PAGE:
FDA Study Shows Temperature Controls and Handwashing Top Restaurant Food Safety Issues
Updated: Nov 28, 2018
A new FDA report on foodborne illness risk factors in restaurants shows that, contrary to general opinion, fast-food restaurants have tended to be more in compliance with food safety practices than full-service restaurants. This result, from 2013-14 data, is from the first phase of a 10-year study of trends in practices and behaviors that contribute to foodborne illness outbreaks at retail.
As we outline below, the results are perhaps not surprising, but one of the key take-aways from this initial report is that the areas of focus are simple – temperature control and handwashing. So if you are not heavily focused on these two areas you should be.
The 10-year study, begun in 2013 by FDA’s National Retail Food Team, is investigating the relationship between food safety management systems, certified food protection managers, and the occurrence of risk factors and food safety behaviors/practices commonly associated with foodborne illness in restaurants. With the goal of providing insights for restaurant management to address and reduce common unsafe behaviors/practices, FDA released its findings from the initial phase of the study earlier this month.
This first phase, compiled in Report on the Occurrence of Foodborne Illness Risk Factors in Fast Food and Full Service Restaurants, 2013-2014, will be used as a baseline to assess trends in the occurrence of risk factors during subsequent data collections in 2017 and 2021. Additional data collections in 2015, 2019, and 2023 investigate similar retail food safety research questions in institutional food service settings and retail food stores.
As shown in the following table, the top non-compliant practices and behaviors (“primary data items”) tend to be the same at fast food and full-service restaurant, with temperature controls and employee handwashing topping both lists. As percentages of non-compliance decrease, non-compliance at the two types of restaurants show some differences.
As stated, while first guess would generally be that fast-food restaurants would have more food safety issues than full-service, the results proved a different reality, with full-service showing higher percentages of out-of-compliance issues in every category.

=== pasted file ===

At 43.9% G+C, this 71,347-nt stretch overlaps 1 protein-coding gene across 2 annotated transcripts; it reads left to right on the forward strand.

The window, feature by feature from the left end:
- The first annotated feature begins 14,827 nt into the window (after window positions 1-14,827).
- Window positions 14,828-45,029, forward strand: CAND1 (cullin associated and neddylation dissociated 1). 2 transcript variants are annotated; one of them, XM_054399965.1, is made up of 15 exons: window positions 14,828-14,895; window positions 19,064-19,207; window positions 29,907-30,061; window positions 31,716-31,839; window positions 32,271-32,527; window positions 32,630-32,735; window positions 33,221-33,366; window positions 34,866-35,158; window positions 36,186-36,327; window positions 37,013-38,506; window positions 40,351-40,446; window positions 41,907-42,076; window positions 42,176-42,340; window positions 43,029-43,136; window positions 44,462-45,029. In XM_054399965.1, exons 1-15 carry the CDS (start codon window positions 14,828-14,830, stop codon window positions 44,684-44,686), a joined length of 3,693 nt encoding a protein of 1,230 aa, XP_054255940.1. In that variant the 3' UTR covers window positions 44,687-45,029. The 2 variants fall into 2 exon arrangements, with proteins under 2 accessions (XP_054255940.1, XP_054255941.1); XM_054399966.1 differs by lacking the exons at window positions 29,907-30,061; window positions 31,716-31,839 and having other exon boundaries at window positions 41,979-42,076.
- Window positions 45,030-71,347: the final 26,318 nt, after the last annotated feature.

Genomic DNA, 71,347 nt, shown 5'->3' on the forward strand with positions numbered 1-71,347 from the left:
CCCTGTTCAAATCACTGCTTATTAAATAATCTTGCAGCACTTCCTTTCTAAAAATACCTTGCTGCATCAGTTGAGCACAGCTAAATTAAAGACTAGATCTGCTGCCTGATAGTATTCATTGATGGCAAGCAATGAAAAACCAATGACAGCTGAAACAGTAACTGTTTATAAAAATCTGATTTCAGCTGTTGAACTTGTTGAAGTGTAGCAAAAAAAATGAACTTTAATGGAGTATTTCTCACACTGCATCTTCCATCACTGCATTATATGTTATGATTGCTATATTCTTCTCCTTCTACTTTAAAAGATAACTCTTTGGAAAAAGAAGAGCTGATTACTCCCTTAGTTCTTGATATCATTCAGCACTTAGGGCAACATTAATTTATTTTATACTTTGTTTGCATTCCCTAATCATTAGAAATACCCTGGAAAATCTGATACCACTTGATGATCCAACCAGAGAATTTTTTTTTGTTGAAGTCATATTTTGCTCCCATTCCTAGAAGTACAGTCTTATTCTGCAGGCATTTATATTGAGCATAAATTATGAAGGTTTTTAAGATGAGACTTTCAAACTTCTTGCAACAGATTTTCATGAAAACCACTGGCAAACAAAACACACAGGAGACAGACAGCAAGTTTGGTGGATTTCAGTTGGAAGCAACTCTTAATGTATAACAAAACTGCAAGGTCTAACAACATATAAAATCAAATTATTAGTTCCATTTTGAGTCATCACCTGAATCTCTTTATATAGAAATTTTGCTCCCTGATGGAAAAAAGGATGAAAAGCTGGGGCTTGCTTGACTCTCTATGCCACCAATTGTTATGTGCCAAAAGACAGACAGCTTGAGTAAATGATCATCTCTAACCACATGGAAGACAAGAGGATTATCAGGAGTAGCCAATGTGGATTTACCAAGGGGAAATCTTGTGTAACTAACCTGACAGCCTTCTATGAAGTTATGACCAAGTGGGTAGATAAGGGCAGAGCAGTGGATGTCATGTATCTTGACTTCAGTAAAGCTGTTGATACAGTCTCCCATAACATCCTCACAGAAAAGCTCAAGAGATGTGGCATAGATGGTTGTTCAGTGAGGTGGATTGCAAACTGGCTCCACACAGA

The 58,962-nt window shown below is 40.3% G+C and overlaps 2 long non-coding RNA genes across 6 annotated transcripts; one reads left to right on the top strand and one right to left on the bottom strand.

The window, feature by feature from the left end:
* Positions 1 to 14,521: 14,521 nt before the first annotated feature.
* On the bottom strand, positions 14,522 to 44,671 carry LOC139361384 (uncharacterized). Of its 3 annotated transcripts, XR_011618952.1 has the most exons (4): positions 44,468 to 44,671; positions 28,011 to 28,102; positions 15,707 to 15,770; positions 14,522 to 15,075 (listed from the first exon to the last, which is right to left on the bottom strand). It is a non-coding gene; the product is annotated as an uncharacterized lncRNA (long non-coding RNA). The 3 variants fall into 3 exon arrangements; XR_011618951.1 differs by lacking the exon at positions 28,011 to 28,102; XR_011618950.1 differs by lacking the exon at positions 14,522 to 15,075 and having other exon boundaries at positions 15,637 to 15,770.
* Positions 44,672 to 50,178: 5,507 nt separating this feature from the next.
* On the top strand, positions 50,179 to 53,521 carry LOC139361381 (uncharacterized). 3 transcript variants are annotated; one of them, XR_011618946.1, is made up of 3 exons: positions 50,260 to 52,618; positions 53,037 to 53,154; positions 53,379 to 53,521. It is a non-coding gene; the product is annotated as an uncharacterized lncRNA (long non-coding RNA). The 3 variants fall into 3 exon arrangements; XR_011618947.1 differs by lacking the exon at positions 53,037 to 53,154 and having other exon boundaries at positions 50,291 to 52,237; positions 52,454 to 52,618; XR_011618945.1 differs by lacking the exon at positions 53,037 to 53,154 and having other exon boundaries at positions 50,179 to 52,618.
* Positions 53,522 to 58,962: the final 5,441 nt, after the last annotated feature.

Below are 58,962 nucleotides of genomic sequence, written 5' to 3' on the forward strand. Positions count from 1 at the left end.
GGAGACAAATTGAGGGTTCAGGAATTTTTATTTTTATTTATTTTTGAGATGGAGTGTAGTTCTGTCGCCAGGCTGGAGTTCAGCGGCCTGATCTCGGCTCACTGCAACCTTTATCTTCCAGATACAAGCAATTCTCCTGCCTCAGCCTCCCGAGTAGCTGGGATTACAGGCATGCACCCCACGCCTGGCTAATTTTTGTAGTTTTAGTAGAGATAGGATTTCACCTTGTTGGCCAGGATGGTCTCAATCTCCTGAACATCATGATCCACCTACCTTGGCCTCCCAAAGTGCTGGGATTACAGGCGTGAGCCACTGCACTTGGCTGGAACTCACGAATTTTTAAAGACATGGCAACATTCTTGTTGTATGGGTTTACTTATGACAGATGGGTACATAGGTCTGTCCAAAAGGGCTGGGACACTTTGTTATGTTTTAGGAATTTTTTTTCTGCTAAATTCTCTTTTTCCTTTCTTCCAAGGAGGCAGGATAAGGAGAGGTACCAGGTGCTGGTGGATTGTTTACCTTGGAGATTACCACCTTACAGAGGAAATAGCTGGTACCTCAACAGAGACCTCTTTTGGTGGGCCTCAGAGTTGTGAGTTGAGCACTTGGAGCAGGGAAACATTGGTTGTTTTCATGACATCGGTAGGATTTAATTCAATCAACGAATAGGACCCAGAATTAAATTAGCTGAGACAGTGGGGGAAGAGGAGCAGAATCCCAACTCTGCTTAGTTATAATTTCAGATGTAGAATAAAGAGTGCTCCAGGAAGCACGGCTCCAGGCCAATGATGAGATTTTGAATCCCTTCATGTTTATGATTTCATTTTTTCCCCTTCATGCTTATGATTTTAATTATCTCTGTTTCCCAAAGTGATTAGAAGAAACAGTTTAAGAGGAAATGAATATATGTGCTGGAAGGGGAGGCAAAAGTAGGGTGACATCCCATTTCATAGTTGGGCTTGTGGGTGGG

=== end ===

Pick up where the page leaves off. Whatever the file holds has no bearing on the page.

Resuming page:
That finding was reiterated in a compilation of the number out-of-compliance issues found at fast-food and full-service restaurants:
Fast Food Restaurants
Median number of primary data items out-of-compliance = 3
63% (269) had 3 or fewer primary data items out-of-compliance
8% (36) had no primary data items out-of-compliance
15% (63) had one primary data item out-of-compliance
Median number of primary data items out-of-compliance = 5
55% (217) had 5 or fewer primary data items out-of-compliance
2% (8) had no primary data items out-of-compliance
3% (13) had one primary data item out-of-compliance
With a second objective of the study being that of determining the extent to which food safety management systems and the presence of a certified food protection manager impact the occurrence of food safety behaviors/practices, it was found that food safety management systems were the strongest predictor of food safety practices and behaviors being out-of-compliance in both fast food and full-service restaurants. Those with well-developed food safety management systems had significantly better food safety behavior/practice compliance.
So the key point here is that food safety success is about management systems and not just protocols and certificates, although they are important too. This is seen in the study’s figures showing that Certified Food Protection Managers (CFPM) presence and oversight had a significant impact on non-compliant practices and behaviors:
Overall, key findings of this initial report highlight the importance of food safety management systems and certified food protection managers and specific unsafe food behaviors/practices within fast food and full-service restaurants. FDA intends to continue to collect and use data and results from the study to aid decision makers in reducing the occurrence of risk factors responsible for causing foodborne illness.
Another way to look at this is: Focus on the very important but simple things such as temperature control and handwashing, because you know the regulators will focus on these areas. So if you don’t, you will be in trouble.
About The Acheson Group (TAG)
Led by Former FDA Associate Commissioner for Foods Dr. David Acheson, TAG is a food safety consulting group that provides guidance and expertise worldwide for companies throughout the food supply chain. With in-depth industry knowledge combined with real-world experience, TAG's team of food safety experts help companies more effectively mitigate risk, improve operational efficiencies, and ensure regulatory and standards compliance. www.AchesonGroup.com